-AFOQT Scores
-OTS Applicant profile
-Official Transcripts
-TDSP Academic Plan
-OTS Physical,
-3 to 5 letters of recommendation.

Development Engineers:
Developmental Engineers plan, organize, manage, and implement systems engineering processes to assure required capability over life cycle of Air Force systems. This includes basic research of scientific principles, applied technology demonstrations, development of prototypes, final design, test and evaluation, operational support, and sustainability engineering.

General job categories for the developmental engineer include: sustainability engineer, test engineer, research engineer, program office engineer, engineering analyst, intelligence engineer, and staff engineer.

Air Force Engineers work on multi-million/billion dollar projects directly out of college. They work with civilian counterparts, building valuable relationships and experience for the future.

To start your application or learn more contact:

-Technical Sergeant Cam Bruggeman
Email: cameron.bruggeman@us.af.mil
Cell: 541-619-1609

-Technical Sergeant Grant Grady
Email: grant.grady@us.af.mil
Cell: 253-312-1906
Thank you very much for your time!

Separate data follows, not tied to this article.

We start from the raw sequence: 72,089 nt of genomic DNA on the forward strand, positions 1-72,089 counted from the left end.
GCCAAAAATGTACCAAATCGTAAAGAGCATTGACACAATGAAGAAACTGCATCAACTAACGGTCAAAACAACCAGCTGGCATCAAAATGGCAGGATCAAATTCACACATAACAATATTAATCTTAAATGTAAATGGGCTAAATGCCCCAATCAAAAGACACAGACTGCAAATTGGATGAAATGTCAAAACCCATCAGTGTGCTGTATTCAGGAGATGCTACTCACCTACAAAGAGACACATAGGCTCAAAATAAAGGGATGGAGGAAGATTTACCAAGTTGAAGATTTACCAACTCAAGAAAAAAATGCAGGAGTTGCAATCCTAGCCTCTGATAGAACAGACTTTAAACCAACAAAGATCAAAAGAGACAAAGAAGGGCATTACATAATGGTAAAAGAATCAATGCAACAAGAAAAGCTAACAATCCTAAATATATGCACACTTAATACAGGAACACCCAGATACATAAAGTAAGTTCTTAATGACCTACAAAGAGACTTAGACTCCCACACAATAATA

- Base pay $1,823 per month
- Housing Allowance based on school location. $954 per month single rate, or $1,260 per month with dependents.
- Food Allowance $357.55 per month.
- Military perks for you and your dependents such as comprehensive medical and dental care, base exchange and commissary privileges.
- Total salary and benefits $37k-41k/year while attending school.
- No part/full-time job required to live comfortably=more focus on studies=better engineer

Benefits: While still in school
Benefits: In the Air Force
- Second lieutenant base pay $2,934.30/month
- Housing Allowance based on duty location. Tacoma, WA is $1,671/month or
$2,001/month with dependents.
- Food Allowance $253.38 per month.
- Military benefits for you and your dependents such as comprehensive medical and dental care, base exchange and commissary privileges.
- Career path that takes into consideration your goals, lifestyle, professional growth and benefits.
- ADVANCEMENT= Starting salary and benefits $58k-62k/year for the first year...increases to $88,000+/year after 4yrs as a Captain!
- Make it a career...20yr Colonel earns $145,000+/year!
-Full retirement eligibility after 20 years of service.

Pointer UAV
The System provides color or IR video, from either front or side views, operates using GPS-based AutoNavigation or man-in-the-loop control, and can be recovered in very tight areas using a unique vertical descent AutoLand.

New Types of Remotely Piloted and/or Autonomous Air Vehicle Systems:
- Unmanned airborne platforms with large sensor suite
capable of long-endurance loiter on station